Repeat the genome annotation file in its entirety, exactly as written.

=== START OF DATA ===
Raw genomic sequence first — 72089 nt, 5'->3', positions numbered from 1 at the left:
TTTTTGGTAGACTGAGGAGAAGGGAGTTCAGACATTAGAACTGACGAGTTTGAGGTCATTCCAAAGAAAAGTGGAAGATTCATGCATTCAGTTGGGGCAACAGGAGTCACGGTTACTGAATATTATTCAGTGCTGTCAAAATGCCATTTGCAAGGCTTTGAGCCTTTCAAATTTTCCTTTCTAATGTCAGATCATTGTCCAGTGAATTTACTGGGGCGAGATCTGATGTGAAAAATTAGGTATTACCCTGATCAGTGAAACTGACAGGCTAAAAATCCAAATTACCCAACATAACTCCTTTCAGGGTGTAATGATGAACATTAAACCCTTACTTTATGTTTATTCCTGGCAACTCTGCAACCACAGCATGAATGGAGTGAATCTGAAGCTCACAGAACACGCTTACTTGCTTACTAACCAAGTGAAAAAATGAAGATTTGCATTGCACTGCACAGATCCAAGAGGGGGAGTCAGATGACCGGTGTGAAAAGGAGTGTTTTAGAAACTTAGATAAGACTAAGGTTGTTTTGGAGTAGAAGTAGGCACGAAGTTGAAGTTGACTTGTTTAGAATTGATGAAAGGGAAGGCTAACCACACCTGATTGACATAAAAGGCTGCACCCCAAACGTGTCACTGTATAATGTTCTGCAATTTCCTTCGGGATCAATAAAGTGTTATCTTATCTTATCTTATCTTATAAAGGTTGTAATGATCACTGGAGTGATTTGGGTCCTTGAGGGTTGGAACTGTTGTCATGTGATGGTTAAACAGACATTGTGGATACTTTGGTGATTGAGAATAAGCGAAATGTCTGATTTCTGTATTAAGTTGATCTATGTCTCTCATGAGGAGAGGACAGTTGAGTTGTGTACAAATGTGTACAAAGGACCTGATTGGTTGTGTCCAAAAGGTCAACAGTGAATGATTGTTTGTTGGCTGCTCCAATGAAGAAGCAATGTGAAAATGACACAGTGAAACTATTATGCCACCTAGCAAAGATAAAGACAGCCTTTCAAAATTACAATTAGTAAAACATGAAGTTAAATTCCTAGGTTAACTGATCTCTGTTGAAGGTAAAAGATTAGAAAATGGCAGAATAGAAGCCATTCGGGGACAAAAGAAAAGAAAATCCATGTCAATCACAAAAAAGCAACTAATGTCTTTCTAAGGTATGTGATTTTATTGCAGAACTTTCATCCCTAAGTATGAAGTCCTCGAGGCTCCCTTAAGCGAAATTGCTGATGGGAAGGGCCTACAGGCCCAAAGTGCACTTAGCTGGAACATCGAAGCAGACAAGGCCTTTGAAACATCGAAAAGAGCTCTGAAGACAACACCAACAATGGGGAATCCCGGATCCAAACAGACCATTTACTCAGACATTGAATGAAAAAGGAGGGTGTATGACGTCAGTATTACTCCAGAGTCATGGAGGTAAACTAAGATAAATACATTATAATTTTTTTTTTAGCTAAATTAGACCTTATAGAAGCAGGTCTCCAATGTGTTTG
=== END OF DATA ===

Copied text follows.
Raw genomic sequence first — 72089 nt, 5'->3', positions numbered from 1 at the left:
TTTTTGGTAGACTGAGGAGAAGGGAGTTCAGACATTAGAACTGACGAGTTTGAGGTCATTCCAAAGAAAAGTGGAAGATTCATGCATTCAGTTGGGGCAACAGGAGTCACGGTTACTGAATATTATTCAGTGCTGTCAAAATGCCATTTGCAAGGCTTTGAGCCTTTCAAATTTTCCTTTCTAATGTCAGATCATTGTCCAGTGAATTTACTGGGGCGAGATCTGATGTGAAAAATTAGGTATTACCCTGATCAGTGAAACTGACAGGCTAAAAATCCAAATTACCCAACATAACTCCTTTCAGGGTGTAATGATGAACATTAAACCCTTACTTTATGTTTATTCCTGGCAACTCTGCAACCACAGCATGAATGGAGTGAATCTGAAGCTCACAGAACACGCTTACTTGCTTACTAACCAAGTGAAAAAATGAAGATTTGCATTGCACTGCACAGATCCAAGAGGGGGAGTCAGATGACCGGTGTGAAAAGGAGTGTTTTAGAAACTTAGATAAGACTAAGGTTGTTTTGGAGTAGAAGTAGGCACGAAGTTGAAGTTGACTTGTTTAGAATTGATGAAAGGGAAGGCTAACCACACCTGATTGACATAAAAGGCTGCACCCCAAACGTGTCACTGTATAATGTTCTGCAATTTCCTTCGGGATCAATAAAGTGTTATCTTATCTTATCTTATCTTATAAAGGTTGTAATGATCACTGGAGTGATTTGGGTCCTTGAGGGTTGGAACTGTTGTCATGTGATGGTTAAACAGACATTGTGGATACTTTGGTGATTGAGAATAAGCGAAATGTCTGATTTCTGTATTAAGTTGATCTATGTCTCTCATGAGGAGAGGACAGTTGAGTTGTGTACAAATGTGTACAAAGGACCTGATTGGTTGTGTCCAAAAGGTCAACAGTGAATGATTGTTTGTTGGCTGCTCCAATGAAGAAGCAATGTGAAAATGACACAGTGAAACTATTATGCCACCTAGCAAAGATAAAGACAGCCTTTCAAAATTACAATTAGTAAAACATGAAGTTAAATTCCTAGGTTAACTGATCTCTGTTGAAGGTAAAAGATTAGAAAATGGCAGAATAGAAGCCATTCGGGGACAAAAGAAAAGAAAATCCATGTCAATCACAAAAAAGCAACTAATGTCTTTCTAAGGTATGTGATTTTATTGCAGAACTTTCATCCCTAAGTATGAAGTCCTCGAGGCTCCCTTAAGCGAAATTGCTGATGGGAAGGGCCTACAGGCCCAAAGTGCACTTAGCTGGAACATCGAAGCAGACAAGGCCTTTGAAACATCGAAAAGAGCTCTGAAGACAACACCAACAATGGGGAATCCCGGATCCAAACAGACCATTTACTCAGACATTGAATGAAAAAGGAGGGTGTATGACGTCAGTATTACTCCAGAGTCATGGAGGTAAACTAAGATAAATACATTATAATTTTTTTTTTAGCTAAATTAGACCTTATAGAAGCAGGTCTCCAATGTGTTTG